Our special guest for Episode 350 of the award-winning EDGE of the Web podcast Amy Bishop, Owner of Cultivative Marketing. Host Erin Sparks spoke with Amy about the ways in which the COVID-19 pandemic is affecting PPC. Here’s what we learned:
Amy Bishop: Her Background and Experience
Amy Bishop is the owner of Cultivative Marketing. She’s actually built and implemented multichannel digital strategies on a variety of companies of all sizes from startups and small businesses to Fortune 500 companies and global organizations spanning a range of different industry verticals. Her expertise includes e-commerce, lead generation, and localized store site strategies.
Amy appears regularly at industry conferences around the United States and internationally. She spoke at HeroConf and the SMX circuit among others. Amy is the local chair for SEMPO-Louisville. Amy also writes for leading industry publications Search Engine Land and Marketing Land. Her primary role at Cultivative is helping clients with paid media, including both paid search and paid social on just about any platform you can think of. She’s constantly in client accounts tweaking and making adjustments to make sure they reach their goals.
Amy has already been in the digital marketing industry for ten years, which feels like much longer given how rapidly the field evolves and changes. She has worked at small agencies, large agencies, and has also been the in-house digital marketing leader at companies. When she realized the only thing she hadn’t done yet was start her own business, she went ahead and did that as well, and started Cultivative Marketing two years ago. Being an owner is very different from working for a company, but it’s been very rewarding for her.
How the Pandemic is Impacting PPC
It’s clear that a lot of businesses have simply had to pull back on ad spending given the extreme uncertainty of everything with the pandemic shutting down so many businesses. As a result, Facebook and Google talking about standing to lose about $44 billion in ad revenue, which is obviously a big deal.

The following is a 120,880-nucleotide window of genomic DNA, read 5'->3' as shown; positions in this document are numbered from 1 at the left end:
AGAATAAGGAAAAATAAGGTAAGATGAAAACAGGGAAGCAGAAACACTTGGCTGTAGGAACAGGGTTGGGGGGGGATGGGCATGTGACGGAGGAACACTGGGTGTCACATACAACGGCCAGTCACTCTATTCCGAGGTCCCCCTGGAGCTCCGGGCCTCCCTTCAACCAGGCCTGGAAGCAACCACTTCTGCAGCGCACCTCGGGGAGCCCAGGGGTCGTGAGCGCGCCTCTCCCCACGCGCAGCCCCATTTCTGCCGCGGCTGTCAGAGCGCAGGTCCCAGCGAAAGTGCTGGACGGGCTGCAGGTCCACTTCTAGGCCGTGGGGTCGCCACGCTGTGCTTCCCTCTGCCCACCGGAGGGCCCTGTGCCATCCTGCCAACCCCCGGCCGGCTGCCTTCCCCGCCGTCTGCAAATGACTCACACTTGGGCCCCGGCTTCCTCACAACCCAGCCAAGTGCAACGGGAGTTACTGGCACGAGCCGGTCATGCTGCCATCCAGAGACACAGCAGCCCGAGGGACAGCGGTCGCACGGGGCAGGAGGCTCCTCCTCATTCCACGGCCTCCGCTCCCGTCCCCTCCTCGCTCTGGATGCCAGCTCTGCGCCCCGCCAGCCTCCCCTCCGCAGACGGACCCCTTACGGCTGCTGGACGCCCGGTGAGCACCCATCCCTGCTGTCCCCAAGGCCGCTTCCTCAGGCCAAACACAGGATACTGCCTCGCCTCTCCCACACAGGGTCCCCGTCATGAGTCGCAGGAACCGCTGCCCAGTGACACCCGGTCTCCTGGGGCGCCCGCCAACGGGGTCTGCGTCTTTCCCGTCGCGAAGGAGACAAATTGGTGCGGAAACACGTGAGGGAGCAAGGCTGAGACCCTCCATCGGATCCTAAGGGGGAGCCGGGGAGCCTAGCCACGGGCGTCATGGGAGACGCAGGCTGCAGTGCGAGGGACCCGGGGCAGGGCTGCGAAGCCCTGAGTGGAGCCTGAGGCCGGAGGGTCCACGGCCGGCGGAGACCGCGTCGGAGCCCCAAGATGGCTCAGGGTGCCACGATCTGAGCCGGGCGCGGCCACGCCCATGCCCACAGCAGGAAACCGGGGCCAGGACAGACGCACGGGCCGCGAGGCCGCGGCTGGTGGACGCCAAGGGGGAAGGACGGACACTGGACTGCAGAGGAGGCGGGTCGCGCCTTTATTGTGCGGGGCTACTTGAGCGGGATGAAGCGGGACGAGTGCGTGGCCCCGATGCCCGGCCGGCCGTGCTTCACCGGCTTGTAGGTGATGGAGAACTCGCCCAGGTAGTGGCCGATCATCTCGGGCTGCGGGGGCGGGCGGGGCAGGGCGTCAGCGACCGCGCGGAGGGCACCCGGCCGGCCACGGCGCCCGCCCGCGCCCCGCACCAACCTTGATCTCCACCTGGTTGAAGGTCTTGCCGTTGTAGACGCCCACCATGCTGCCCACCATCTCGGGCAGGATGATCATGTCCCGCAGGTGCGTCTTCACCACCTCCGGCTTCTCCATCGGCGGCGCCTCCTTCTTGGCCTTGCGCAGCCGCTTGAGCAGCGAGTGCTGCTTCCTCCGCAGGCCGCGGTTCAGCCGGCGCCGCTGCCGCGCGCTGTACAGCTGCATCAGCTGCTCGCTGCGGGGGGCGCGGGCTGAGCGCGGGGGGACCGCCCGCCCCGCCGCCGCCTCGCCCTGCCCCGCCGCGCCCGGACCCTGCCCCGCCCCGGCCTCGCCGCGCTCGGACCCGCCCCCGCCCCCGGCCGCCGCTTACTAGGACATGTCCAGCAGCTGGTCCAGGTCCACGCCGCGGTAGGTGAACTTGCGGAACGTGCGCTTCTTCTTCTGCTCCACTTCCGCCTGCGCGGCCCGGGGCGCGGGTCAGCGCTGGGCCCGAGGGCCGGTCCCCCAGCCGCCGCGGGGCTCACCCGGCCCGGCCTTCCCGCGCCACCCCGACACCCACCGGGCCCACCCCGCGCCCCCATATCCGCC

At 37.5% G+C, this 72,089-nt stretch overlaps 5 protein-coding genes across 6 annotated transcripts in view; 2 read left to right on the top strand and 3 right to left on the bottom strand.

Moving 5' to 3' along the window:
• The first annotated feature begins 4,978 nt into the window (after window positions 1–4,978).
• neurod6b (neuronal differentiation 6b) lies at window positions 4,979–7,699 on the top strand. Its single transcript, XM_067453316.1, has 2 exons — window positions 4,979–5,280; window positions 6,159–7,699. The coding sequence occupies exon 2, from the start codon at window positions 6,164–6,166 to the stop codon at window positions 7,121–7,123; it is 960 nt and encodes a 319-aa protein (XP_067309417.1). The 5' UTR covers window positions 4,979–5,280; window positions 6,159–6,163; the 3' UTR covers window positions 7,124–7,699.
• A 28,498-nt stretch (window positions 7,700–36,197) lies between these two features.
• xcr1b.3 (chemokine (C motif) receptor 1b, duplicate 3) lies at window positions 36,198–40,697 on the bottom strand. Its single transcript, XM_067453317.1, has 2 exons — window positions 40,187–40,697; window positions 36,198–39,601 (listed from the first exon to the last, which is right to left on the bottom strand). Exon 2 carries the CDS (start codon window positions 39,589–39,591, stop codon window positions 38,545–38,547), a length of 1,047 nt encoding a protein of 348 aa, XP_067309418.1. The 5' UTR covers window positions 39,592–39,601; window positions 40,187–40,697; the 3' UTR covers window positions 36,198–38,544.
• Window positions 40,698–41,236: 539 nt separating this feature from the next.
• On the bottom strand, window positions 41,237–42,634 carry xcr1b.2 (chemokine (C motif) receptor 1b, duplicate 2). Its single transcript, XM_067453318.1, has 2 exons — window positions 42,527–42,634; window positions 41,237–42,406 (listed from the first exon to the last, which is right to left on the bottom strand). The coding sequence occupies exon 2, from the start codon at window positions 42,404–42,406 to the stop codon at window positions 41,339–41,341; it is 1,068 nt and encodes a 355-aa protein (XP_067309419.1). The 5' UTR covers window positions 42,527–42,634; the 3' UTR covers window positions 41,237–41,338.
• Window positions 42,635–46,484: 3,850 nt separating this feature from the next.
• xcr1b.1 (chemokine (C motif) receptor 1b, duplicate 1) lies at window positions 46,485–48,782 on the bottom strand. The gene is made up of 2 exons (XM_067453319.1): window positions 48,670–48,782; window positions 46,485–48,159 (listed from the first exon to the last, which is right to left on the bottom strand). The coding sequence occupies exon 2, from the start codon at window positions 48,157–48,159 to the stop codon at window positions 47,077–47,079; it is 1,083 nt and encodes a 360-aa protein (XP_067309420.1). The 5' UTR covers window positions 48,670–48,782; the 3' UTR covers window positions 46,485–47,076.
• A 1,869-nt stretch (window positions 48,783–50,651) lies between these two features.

Amy has the impacts right across the board. There are clients who have hit the pause button because they need to conserve cash on hand not knowing where this is all heading. But not all of the impacts are negative. Trade schools with online offerings are doing really well right now because so many people are either already unemployed or aren’t feeling secure about their employment and are looking for inexpensive ways to further their education. Companies that help doctors do telehealth online are doing really well right now as well.
What’s interesting is that for the businesses that have been able to stay in and not pause, Amy is seeing the CPCs (cost-per-click) and CPMs (cost-per-thousand-impressions) come way down, which is just not something you ever see. And it’s because so many have had to pull out, so the demand is way down. And while overall clicks are down, conversion rates are still decent, which means the CPL (cost-per-lead) is also surprisingly low. Much of this hinges on the fact that right now we’re not in a full-blown recession yet. We’re in a reactionary phase where consumers haven’t drastically pulled back yet. And for companies that have an offering that fits what consumer need and want right now in the current pandemic environment, then there is great success to be had. But it would be a mistake to say something like everyone should double-down on marketing, because you have to be careful you’re meeting a need in the current situation and not just exploiting it or taking advantage of it. And you have to be really careful around your messaging so it doesn’t looking like you’re actively exploiting a crisis to make money. Customer-centricity is more important than ever. You don’t want to even appear insensitive.